American Holistic Medical Association 23366 Commerce Park, Suite 101B, Beachwood 44122 (216) 292-6644/


85 1978


iMosaic (Integrative Medicine Offering Science-based Alternatives In Collaboration)

To help create a healthy world by promoting holistic/integrative principles and practice in health care

Steve L. Cadwell executive director, CEO


Insurance Media Association 9221 Ravenna Road, Suite D8, Twinsburg 44087 (888) 282-1765 /


NA 2003




Walter Podgurski chairman, CEO


Association of Specialty Cut Flower Growers P.O. Box 268, Oberlin 44070 (440) 774-2887/


15 1988

Conference and Trade The Cut Flower Quarterly National Show

The ASCFG provides production and marketing information to field and greenhouse cut flower growers

Judy Laushman executive director


United States Trager Association 13801 W. Center St., Suite C, Burton 44021 (440) 834-0308/


10 2001

Quarterly membership newsletter

Annual membership conference

Non-profit membership organization supporting Trager practitioners in the USA



Russian American Medical Association 36100 Euclid Ave., Suite 330-B, Willoughby 44094 (440) 953-8055/


120 2002

RAMA Journal

RAMA annual national conference Improvement of health care system

Boris Vinogradsky, MD chairman


American Institute of Organbuilders P.O. Box 35306, Canton 44735 (330) 806-9011/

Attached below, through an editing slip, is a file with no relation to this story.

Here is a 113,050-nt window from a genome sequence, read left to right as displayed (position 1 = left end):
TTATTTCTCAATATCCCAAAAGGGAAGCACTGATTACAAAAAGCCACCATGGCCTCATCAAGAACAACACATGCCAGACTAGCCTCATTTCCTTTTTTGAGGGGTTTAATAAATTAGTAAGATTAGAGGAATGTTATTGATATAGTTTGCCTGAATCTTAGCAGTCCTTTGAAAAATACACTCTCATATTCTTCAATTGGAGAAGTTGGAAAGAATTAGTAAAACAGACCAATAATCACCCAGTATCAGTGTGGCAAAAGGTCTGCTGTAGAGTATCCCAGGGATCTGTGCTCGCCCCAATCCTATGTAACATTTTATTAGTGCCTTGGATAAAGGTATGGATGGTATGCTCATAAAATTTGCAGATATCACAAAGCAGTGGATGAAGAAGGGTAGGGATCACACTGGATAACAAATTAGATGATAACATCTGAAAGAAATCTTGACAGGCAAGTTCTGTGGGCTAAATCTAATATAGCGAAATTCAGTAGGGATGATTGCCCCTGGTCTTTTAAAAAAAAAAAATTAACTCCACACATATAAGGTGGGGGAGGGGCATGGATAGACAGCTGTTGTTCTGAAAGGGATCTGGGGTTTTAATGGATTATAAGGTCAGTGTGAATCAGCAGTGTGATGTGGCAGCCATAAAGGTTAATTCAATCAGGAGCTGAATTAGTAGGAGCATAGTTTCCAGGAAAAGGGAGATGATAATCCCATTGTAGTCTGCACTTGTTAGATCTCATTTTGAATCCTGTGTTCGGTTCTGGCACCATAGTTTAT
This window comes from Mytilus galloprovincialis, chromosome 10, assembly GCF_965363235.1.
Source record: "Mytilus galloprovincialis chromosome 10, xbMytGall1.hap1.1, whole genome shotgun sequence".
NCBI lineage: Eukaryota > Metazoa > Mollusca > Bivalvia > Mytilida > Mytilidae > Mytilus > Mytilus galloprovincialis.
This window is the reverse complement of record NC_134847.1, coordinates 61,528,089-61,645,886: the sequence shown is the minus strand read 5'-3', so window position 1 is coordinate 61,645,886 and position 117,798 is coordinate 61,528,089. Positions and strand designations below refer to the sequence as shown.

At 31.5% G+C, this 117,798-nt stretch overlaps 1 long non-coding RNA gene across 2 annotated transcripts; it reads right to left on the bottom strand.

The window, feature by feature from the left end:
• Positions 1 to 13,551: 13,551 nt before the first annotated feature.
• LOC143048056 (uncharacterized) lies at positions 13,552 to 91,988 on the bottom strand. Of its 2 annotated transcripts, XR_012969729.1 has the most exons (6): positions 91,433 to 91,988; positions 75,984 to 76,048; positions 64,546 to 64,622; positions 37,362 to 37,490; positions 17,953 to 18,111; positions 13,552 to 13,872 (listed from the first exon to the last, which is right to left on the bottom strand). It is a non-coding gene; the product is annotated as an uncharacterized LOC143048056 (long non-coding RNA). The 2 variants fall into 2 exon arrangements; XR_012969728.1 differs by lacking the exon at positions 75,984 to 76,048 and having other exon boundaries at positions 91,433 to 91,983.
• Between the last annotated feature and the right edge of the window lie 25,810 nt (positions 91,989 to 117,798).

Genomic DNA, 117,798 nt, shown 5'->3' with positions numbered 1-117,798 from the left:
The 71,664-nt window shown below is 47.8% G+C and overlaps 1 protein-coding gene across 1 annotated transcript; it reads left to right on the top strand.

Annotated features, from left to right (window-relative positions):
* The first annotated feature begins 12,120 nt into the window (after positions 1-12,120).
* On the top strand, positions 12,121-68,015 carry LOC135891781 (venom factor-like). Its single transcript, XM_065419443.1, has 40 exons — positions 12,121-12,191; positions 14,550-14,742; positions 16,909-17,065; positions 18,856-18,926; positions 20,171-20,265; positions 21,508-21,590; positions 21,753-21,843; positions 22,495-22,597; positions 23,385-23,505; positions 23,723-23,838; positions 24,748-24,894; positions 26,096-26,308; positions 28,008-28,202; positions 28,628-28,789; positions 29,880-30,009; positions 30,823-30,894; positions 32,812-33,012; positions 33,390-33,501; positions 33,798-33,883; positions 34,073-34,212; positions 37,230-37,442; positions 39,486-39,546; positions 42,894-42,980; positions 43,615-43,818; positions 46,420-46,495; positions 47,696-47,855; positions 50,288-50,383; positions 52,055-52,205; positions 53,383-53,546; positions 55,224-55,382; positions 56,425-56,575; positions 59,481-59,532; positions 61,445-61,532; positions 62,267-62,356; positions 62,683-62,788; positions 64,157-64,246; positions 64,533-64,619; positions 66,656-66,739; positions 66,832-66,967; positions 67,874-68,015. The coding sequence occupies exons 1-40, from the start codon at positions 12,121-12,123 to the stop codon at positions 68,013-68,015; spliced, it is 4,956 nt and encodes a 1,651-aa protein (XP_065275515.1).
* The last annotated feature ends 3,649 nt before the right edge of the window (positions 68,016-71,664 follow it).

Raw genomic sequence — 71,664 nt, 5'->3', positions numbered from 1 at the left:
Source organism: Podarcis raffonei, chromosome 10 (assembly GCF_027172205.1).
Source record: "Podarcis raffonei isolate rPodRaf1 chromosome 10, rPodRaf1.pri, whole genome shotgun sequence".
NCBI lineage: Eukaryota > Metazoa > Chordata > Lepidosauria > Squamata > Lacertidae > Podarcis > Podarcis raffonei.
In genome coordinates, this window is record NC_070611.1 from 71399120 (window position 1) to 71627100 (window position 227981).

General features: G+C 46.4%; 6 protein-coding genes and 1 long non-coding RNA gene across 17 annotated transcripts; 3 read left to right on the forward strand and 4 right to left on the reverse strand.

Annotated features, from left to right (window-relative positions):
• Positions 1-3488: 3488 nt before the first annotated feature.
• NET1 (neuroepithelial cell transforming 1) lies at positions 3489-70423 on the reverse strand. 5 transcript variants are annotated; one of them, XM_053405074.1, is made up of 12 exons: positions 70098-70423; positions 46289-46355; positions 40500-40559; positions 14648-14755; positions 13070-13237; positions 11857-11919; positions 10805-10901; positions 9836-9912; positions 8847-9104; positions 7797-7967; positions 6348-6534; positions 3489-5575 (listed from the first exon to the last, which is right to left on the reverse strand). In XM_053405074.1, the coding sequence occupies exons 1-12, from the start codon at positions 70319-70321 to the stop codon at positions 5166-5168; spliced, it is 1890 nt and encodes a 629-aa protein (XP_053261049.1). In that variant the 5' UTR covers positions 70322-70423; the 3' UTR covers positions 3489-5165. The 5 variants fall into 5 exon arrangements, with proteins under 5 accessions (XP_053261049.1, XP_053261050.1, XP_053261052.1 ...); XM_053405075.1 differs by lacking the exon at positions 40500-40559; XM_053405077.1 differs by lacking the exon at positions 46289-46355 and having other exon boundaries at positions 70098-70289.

36 1974

Journal of American Organbuilding

Annual Convention (September or Pipe organ building education October Yearly)

Robert Sullivan executive secretary


Precision Machined Products Association 6700 W. Snowville Road, Brecksville 44141 (440) 526-0300/


42 1933

Production Machining Magazine

Precision Machining Technology Show

Provide programs and services to the precision Michael B. Duffin machining industry in North America. executive director


Hard Hatted Women 4220 Prospect Ave., Cleveland 44103 (216) 861-6500/


250 1979



Provides expertise for the successful Burgess Sandu recruitment and advancement of women in high- Terri executive director wage trade and technical careers


National Confectionery Sales Association 10225 Berea Road, Suite B, Cleveland 44102 (216) 631-8200/


20 1898

Yearbook and roster

Annual general meeting, two board meetings and Candy Hall of Fame Banquet